The Emerging Market index is weighted towards China, and, again, what happens in China has a big impact on the Australian economy (and the level of the AUD). But that's a lesser concern - there's a correlation there but it is probably not *that* extreme. Normally what happens is China slows down, commodity prices fall, and Australia takes much of the pain in a fall in the AUD (thus making Australia's commodity exports more competitive or rather the global price in USD translates into more in AUD).

In your shoes, I'd want to diversify away from the Australian economy as far as possible. Hold the global index (which is about 3% Australia, from memory) for equities.

Bonds is trickier. AUD government bonds pay a decent yield, last time I checked. Credit rating of the Australian government is very high. Bonds you generally want low volatility/ safety.

But it does mean you are fully exposed to the swings of the AUD. Your buying power drops if AUD goes down. Fortunately your farm prices probably improve, so that's a degree of hedging.

A possible alternative is to be 50% in US Treasury bonds (in USD) which pay a half decent yield these days (3% ish) and 50% in Australian govt bonds. But you would be speculating on the USD/ AUD exchange rate and half of your global equity portfolio would be in US stocks.

I think this is what I am going to do.

To my mind, the Australian economy looks ripe for a bad housing/ debt bust. Domestic personal savings are low (despite Superannuation) and personal debt to GDP is high. Cheer yourself up, Canada looks a lot worse ;-). The response to that is to be as globally diversified as possible.

Thanks a lot for taking the time to give me some ideas. Australian house prices have started to run into some trouble here this year. I think Sydney has fallen 4% so far this year. It will be interesting to see what happens in the future. This is one of the reasons I feel more comfortable investing in shares at the moment than real estate.

Young Saver
Posts: 5
Joined: Thu Jun 21, 2018 8:30 pm

Re: 28 year old investor [Australia]

Post by Young Saver » Sat Jun 23, 2018 9:43 pm

BeBH65 wrote:
Fri Jun 22, 2018 7:34 am
The size split is not equal. Different organisations have slightly different %.
Market neutral weights according to Morningstar are: large cap 70%, mid cap 20%, small cap 10%. Value/blend/growth each are about 33%.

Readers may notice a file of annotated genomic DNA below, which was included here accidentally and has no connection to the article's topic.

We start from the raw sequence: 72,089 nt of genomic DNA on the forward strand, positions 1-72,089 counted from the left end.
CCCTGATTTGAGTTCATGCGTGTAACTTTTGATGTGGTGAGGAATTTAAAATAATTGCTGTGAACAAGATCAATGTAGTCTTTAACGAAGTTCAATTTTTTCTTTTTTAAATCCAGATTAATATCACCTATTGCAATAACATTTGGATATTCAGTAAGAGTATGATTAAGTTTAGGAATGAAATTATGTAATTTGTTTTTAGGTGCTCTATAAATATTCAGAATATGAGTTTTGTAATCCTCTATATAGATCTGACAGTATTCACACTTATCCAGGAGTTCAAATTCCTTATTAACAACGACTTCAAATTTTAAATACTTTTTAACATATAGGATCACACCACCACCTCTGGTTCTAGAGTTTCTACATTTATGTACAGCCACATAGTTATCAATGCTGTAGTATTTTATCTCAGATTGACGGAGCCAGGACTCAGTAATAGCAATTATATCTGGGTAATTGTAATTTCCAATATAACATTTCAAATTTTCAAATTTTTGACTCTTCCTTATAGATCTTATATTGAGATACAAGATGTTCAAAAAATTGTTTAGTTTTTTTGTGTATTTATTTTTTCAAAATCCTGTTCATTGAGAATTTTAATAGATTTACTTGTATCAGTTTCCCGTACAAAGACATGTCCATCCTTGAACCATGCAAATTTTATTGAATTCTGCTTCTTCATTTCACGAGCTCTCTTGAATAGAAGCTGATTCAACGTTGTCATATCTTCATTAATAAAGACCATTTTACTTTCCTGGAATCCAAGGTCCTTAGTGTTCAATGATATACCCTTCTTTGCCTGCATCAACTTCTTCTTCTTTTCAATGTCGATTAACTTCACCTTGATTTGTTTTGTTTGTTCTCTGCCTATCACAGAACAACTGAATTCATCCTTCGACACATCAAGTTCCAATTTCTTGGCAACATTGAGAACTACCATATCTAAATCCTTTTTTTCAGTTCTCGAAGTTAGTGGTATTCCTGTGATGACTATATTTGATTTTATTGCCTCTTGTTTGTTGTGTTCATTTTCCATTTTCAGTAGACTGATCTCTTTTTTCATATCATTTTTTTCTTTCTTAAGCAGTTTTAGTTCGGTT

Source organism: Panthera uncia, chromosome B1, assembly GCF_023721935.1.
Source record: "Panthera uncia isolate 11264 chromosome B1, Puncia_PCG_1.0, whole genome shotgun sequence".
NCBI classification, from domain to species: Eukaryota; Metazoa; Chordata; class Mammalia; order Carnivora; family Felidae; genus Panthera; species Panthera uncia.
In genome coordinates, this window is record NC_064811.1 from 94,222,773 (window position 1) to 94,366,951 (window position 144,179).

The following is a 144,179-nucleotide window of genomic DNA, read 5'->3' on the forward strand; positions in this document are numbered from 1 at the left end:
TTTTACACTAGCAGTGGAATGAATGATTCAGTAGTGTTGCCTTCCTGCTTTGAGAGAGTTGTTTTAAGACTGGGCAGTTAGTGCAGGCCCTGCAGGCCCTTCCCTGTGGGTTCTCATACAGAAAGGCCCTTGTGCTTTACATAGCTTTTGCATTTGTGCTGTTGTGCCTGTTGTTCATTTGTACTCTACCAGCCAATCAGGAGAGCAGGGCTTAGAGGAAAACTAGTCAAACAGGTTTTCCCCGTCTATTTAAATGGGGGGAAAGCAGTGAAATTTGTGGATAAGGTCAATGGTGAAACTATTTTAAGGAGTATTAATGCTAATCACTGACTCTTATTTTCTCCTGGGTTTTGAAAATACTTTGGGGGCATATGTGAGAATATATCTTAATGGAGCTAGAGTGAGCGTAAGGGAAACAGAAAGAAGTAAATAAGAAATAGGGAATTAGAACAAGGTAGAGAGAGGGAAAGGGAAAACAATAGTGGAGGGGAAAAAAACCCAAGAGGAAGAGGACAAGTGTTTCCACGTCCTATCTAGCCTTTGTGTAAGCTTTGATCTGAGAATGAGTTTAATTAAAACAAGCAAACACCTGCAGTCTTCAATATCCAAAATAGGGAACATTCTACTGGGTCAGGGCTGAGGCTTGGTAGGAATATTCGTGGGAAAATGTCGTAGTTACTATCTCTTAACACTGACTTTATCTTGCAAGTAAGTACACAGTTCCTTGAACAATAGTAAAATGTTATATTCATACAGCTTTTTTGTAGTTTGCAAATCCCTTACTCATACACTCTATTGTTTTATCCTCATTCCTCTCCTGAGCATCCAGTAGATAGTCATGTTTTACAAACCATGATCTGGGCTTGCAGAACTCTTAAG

You are seriously overweighting to small and value. You might need to weight decades to see the benefit of this. Are you that patient?
For the large portion of my International shares the morning star style box is 91% large cap and 9% mid cap, no small cap. I don't think I am going to have to wait decades for it to start helping. If I do I just got unlucky imo and I still made the best decision at the time for my plan based on all the information I had available to me. Also I still have plenty of large cap so if it does well I should still be in good shape. Also I have 32 years (hopefully). The other thing is I feel like if I am going to tilt I may as well do a big enough tilt that it will make a difference. If I just tilt a little bit I don't think there is much point in even doing it.

smectym
Posts: 125
Joined: Thu May 26, 2011 5:07 pm

Re: 28 year old investor [Australia]

Post by smectym » Sat Jun 23, 2018 10:38 pm

Young Saver is clearly ahead of the game, and therefore too intelligent to pull some puerile stunt such as refusing the inheritance; no doubt WanderingDoc is adroitly deploying the rhetorical trope of hyperbole to make his valid point: invest, and save and live ones life, AS IF one had no coming inheritance. Quite correct.

Smectym

smectym
Posts: 125
Joined: Thu May 26, 2011 5:07 pm

Re: 28 year old investor [Australia]

Post by smectym » Sun Jun 24, 2018 12:11 am

Reviewing the allocation, and taking OP’s explanation that he’s All-Australia for tax purposes as a given, I’d say Young Saver (“YS”) is doing it right.

Yes, if upon review YS can find a way to diversify to (1) the U.S. market, and secondarily and to a lesser degree, (2) international ex-U.S, without incurring some onerous tax consequence that negates any prospective diversification advantage, then judicious allocations to those markets may generate a bit of alpha. But very often tax is the tail that wags the dog. Leave it to YS to do that math.

Smectym

Valuethinker
Posts: 35024
Joined: Fri May 11, 2007 11:07 am

Re: 28 year old investor [Australia]

Post by Valuethinker » Sun Jun 24, 2018 7:24 am

Young Saver wrote:
Sat Jun 23, 2018 9:37 pm

I am in all index funds

At the moment I have 160K invested. I have no bonds yet. I am overweight Australian shares because of the tax advantages I get by investing in them. My salary is around 75K. I also get free accomodation since I work on a family farm. My wife is a stay at home Mum. Both of us are from kind of wealthy families. I have been told that I am getting an inheritance valued around 3 million +/- 500K in the next 10 years and there would be more than that later. That is not including my wife's side of the family which would be probably more than that in 20+ years.